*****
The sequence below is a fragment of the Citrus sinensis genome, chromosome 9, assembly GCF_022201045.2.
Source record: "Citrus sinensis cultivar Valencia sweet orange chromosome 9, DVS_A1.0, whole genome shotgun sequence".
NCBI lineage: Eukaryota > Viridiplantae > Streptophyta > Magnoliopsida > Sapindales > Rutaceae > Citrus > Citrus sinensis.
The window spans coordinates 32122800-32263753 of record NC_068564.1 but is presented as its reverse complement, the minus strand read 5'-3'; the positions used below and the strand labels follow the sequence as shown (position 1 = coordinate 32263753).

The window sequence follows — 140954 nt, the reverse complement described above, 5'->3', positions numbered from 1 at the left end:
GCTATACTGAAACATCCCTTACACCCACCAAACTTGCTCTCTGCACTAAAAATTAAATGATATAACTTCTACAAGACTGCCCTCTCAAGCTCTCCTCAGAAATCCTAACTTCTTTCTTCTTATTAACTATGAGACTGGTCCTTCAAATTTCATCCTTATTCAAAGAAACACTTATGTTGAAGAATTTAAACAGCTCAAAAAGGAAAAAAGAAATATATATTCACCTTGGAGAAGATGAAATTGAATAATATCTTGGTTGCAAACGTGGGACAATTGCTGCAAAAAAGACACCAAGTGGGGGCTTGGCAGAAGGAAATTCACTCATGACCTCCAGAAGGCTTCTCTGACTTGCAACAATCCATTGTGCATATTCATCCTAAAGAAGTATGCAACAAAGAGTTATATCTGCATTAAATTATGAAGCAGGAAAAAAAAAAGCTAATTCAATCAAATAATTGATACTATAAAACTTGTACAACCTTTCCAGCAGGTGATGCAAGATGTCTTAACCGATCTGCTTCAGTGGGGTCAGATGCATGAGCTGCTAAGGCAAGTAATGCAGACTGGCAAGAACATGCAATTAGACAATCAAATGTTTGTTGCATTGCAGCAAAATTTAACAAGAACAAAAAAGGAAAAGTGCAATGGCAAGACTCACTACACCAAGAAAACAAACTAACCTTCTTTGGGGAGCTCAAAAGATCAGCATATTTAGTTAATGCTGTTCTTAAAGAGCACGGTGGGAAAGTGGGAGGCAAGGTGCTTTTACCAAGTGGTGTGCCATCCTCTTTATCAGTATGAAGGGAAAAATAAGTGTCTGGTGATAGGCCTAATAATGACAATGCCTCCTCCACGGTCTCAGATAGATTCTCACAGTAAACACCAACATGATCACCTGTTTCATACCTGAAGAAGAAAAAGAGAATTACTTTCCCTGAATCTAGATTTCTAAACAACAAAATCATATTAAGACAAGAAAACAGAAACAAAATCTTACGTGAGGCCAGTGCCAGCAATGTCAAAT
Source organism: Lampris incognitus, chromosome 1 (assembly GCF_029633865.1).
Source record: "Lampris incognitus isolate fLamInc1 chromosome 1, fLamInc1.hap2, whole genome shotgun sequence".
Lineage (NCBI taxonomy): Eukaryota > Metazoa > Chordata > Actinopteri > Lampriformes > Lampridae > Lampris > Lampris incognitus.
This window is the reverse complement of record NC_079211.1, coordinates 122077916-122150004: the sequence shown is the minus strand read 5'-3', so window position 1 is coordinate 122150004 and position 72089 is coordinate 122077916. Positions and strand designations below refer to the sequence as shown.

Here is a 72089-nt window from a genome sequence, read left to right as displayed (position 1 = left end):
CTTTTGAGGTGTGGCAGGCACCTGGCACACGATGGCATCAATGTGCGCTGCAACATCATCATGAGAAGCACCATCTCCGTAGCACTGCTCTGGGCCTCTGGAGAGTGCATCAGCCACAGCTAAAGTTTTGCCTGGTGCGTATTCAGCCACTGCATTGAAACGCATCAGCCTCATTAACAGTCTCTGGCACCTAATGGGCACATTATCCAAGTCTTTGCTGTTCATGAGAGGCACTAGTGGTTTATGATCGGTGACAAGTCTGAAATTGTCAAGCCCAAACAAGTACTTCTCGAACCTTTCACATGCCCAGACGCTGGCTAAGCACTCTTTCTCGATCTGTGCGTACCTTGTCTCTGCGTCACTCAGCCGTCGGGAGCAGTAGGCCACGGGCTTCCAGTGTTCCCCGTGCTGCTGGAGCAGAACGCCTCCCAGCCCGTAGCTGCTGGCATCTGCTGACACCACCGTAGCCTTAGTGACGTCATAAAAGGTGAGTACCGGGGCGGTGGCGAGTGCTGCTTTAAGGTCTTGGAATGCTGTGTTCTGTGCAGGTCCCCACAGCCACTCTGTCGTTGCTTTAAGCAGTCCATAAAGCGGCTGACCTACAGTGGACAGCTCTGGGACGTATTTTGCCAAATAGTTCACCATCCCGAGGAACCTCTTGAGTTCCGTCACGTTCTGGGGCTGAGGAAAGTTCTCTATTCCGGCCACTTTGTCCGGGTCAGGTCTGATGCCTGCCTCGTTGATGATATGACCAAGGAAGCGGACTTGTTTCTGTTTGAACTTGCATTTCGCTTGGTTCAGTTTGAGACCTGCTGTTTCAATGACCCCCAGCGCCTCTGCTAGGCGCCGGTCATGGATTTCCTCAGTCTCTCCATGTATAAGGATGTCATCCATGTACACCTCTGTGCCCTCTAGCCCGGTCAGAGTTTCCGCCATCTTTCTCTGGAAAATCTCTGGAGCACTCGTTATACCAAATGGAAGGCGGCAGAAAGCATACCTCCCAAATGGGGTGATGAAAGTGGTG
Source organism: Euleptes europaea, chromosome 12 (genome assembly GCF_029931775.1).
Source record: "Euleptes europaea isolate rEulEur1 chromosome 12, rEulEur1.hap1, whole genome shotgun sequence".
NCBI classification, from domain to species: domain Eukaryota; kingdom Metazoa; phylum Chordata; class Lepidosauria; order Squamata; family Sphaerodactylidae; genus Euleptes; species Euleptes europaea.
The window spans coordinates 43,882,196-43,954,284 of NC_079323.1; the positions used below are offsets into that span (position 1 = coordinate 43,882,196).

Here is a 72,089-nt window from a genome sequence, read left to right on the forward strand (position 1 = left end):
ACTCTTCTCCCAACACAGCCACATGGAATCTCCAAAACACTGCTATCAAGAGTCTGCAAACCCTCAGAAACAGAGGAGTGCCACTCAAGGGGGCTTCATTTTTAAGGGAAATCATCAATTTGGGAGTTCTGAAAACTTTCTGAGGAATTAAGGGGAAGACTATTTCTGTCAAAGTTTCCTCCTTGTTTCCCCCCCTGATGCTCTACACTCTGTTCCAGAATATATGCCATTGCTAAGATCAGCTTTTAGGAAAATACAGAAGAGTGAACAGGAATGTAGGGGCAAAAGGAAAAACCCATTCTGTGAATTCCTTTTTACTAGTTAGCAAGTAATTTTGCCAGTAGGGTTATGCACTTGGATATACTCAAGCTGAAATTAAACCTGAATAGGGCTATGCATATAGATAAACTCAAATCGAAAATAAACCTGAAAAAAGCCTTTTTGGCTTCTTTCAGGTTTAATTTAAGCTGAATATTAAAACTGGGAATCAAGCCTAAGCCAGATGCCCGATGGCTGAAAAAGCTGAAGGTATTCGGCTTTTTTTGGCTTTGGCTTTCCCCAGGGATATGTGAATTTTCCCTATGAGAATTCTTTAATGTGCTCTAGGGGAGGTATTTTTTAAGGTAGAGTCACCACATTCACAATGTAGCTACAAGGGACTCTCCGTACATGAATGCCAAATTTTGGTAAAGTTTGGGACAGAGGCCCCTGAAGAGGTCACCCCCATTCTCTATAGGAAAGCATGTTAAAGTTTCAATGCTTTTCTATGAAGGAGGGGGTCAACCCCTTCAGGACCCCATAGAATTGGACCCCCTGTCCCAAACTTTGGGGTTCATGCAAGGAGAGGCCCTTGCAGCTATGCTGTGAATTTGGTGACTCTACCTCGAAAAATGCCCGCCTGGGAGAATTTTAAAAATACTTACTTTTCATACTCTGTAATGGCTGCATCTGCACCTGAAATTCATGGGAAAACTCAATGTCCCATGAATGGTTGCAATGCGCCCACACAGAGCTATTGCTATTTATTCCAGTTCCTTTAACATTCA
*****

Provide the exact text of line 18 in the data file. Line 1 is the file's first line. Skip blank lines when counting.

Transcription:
ACTCTTCTCCCAACACAGCCACATGGAATCTCCAAAACACTGCTATCAAGAGTCTGCAAACCCTCAGAAACAGAGGAGTGCCACTCAAGGGGGCTTCATTTTTAAGGGAAATCATCAATTTGGGAGTTCTGAAAACTTTCTGAGGAATTAAGGGGAAGACTATTTCTGTCAAAGTTTCCTCCTTGTTTCCCCCCCTGATGCTCTACACTCTGTTCCAGAATATATGCCATTGCTAAGATCAGCTTTTAGGAAAATACAGAAGAGTGAACAGGAATGTAGGGGCAAAAGGAAAAACCCATTCTGTGAATTCCTTTTTACTAGTTAGCAAGTAATTTTGCCAGTAGGGTTATGCACTTGGATATACTCAAGCTGAAATTAAACCTGAATAGGGCTATGCATATAGATAAACTCAAATCGAAAATAAACCTGAAAAAAGCCTTTTTGGCTTCTTTCAGGTTTAATTTAAGCTGAATATTAAAACTGGGAATCAAGCCTAAGCCAGATGCCCGATGGCTGAAAAAGCTGAAGGTATTCGGCTTTTTTTGGCTTTGGCTTTCCCCAGGGATATGTGAATTTTCCCTATGAGAATTCTTTAATGTGCTCTAGGGGAGGTATTTTTTAAGGTAGAGTCACCACATTCACAATGTAGCTACAAGGGACTCTCCGTACATGAATGCCAAATTTTGGTAAAGTTTGGGACAGAGGCCCCTGAAGAGGTCACCCCCATTCTCTATAGGAAAGCATGTTAAAGTTTCAATGCTTTTCTATGAAGGAGGGGGTCAACCCCTTCAGGACCCCATAGAATTGGACCCCCTGTCCCAAACTTTGGGGTTCATGCAAGGAGAGGCCCTTGCAGCTATGCTGTGAATTTGGTGACTCTACCTCGAAAAATGCCCGCCTGGGAGAATTTTAAAAATACTTACTTTTCATACTCTGTAATGGCTGCATCTGCACCTGAAATTCATGGGAAAACTCAATGTCCCATGAATGGTTGCAATGCGCCCACACAGAGCTATTGCTATTTATTCCAGTTCCTTTAACATTCA